JDBC template acquire a connection for every method called.

How does the JdbcTemplate support queries? How does it return objects and lists/maps of objects? #

JdbcTemplate support queries for any type.
It exposes many overloaded methods:

What is a transaction? What is the difference between a local and a global transaction? #

In a DB context, a transaction is an atomic set of operations, when all operations have completed successfully the changes are persisted, else if one operation fails, the transaction is rolled back leaving the database pristine.

A local transaction is a transaction that involves only local operations, whereas a global transaction involves external operations, such as an external database operation or a message on an external queue.

What does declarative transaction management mean? #

Declarative transaction management is a non-invasive approach for managing transactions provided by Spring AOP. It means that you can enable and tag a class or a method transactional by using annotations.
To use transactions is sufficient to add @EnableTransactionManagement to your configuration and annotate your classes or methods with the @Transactional annotation.

What is the default rollback policy? How can you override it? #

By default, a transaction is rolled back when an unchecked exception occurs within the transactional code.
It is possible to override that policy by configuring the @Transactional annotation parameters:

What is the default rollback policy in a JUnit test, when you use the @RunWith(SpringJUnit4ClassRunner.class) in JUnit 4 or ExtendWith(SpringExtension. class) in JUnit 5, and annotate your @Test annotated method with @Transactional? #

By default tests do not commit, they always require a rollback. That behaviour can be altered by using the @Rollback(false) annotation or the @Commit annotation.

Are you able to participate in a given transaction in Spring while working with JPA? #

Yes, by using the TransactionAwareDataSourceProxy class.

Which PlatformTransactionManager(s) can you use with JPA? #

What do you have to configure to use JPA with Spring? How does Spring Boot make this easier? #

To enable JPA must be used the @EnableJpaRepositories annotation, it will scan the package of the annotated configuration class for Spring Data repositories by default. To change the package to scan the basePackages or basePackageClasses attributes can be used.

To configure JPA an EntityManagerFactory instance must be provided, for example by using the LocalContainerEntityManagerFactoryBean class. The FactoryBean reads configuration settings from the META-INF/persistence.xml config file.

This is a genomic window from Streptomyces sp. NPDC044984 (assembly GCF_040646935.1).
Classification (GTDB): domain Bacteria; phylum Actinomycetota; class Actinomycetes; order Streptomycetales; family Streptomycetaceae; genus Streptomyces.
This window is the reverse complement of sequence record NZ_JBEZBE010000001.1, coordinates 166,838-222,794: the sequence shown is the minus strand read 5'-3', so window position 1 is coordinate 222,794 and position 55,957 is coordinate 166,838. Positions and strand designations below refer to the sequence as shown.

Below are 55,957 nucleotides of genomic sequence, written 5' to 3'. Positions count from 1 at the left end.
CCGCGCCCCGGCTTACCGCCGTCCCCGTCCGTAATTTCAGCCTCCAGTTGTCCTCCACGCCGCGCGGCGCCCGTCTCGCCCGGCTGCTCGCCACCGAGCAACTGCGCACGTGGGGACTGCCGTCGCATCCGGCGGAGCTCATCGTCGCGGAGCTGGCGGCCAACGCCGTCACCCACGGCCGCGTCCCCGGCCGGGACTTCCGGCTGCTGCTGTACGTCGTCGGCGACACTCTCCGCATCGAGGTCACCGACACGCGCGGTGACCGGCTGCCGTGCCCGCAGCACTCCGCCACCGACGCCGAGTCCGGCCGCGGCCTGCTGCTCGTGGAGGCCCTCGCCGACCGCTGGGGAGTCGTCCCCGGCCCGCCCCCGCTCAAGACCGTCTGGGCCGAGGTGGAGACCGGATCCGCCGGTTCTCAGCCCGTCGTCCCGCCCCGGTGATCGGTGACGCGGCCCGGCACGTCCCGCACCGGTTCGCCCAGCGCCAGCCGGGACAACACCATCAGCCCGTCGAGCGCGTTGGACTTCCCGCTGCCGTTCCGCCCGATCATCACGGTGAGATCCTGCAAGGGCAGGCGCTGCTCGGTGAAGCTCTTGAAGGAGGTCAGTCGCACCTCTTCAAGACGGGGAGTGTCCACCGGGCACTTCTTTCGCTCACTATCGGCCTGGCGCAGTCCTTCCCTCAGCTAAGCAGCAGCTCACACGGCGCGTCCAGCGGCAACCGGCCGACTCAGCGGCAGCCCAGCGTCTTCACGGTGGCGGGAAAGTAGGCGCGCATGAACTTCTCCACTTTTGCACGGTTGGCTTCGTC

Spring Boot automagically setup JPA and transactions if the spring-boot-starter-data-jpa module is on the classpath.

Spring Data JPA #

What is a Spring Data Repository interface? #

How do you define a Spring Data Repository interface? Why is it an interface not a class? #

A Spring Data Repository interface typically extends one of the interfaces in the Repository<T, ID extends Serializable> hierarchy. Such interfaces expose a ready-to-use set of methods to manipulate entities. Beans of this type are called instant repositories, because Spring looks for these interfaces types and implements them at runtime to create beans.

Alternatively can be used the @RepositoryDefinition annotation to create a repository, passing to the domainClass attribute the type of entity and to the idClass attribute the id type.

What is the naming convention for finder methods in a Spring Data Repository interface? #

The supported query keywords are

To specify the number of returned records:

To return only unique results:

How are Spring Data repositories implemented by Spring at runtime? #

Spring uses a factory bean named RepositoryFactorySupport to create instances of a given repository interface. It creates a JDK Dynamic proxy implementing the repository interface and apply an advice handling the control to the QueryExecutorMethodInterceptor class.

What is @Query used for? #

The Query annotation is used to declare finder queries directly on repository methods. It accepts both JPQL (only JPA) and native SQL queries. The @Query annotation takes precedence over @NamedQuery annotation. To create update queries add the @Modifying annotation to the @Query annotated method.

Spring MVC Basics #

What is the @Controller annotation used for? #

The @Controller stereotype annotation is used to indicate that the annotated class provides handler methods for HTTP requests. Typically it is used in combination with handler methods annotated with @RequestMapping.

How is an incoming request mapped to a controller and mapped to a method? #

The Spring Web MVC entry point is the DispatcherServlet class, it dispatches HTTP requests to handlers that match the request pattern.

What is the difference between @RequestMapping and @GetMapping? #

The @GetMapping is equal to @RequestMapping(method = RequestMethod.GET).

What is @RequestParam used for? #

The @RequestParam annotation is used to indicate a query parameter in the request URL. To indicate an optional query parameter set to false the required attribute. A default value can be provided by using the defaultValue attribute.

What are the differences between @RequestParam and @PathVariable? #

The @PathVariable annotation is used to indicate a path parameter in the request URL.

What are the ready-to-use argument types you can use in a controller method? #

The signatures of the handler methods are very flexible, they can receive almost any type-specific to a web application. The following are some parameters types:

What are some of the valid return types of a controller method? #

Spring MVC REST #

What does REST stand for? #

REpresentational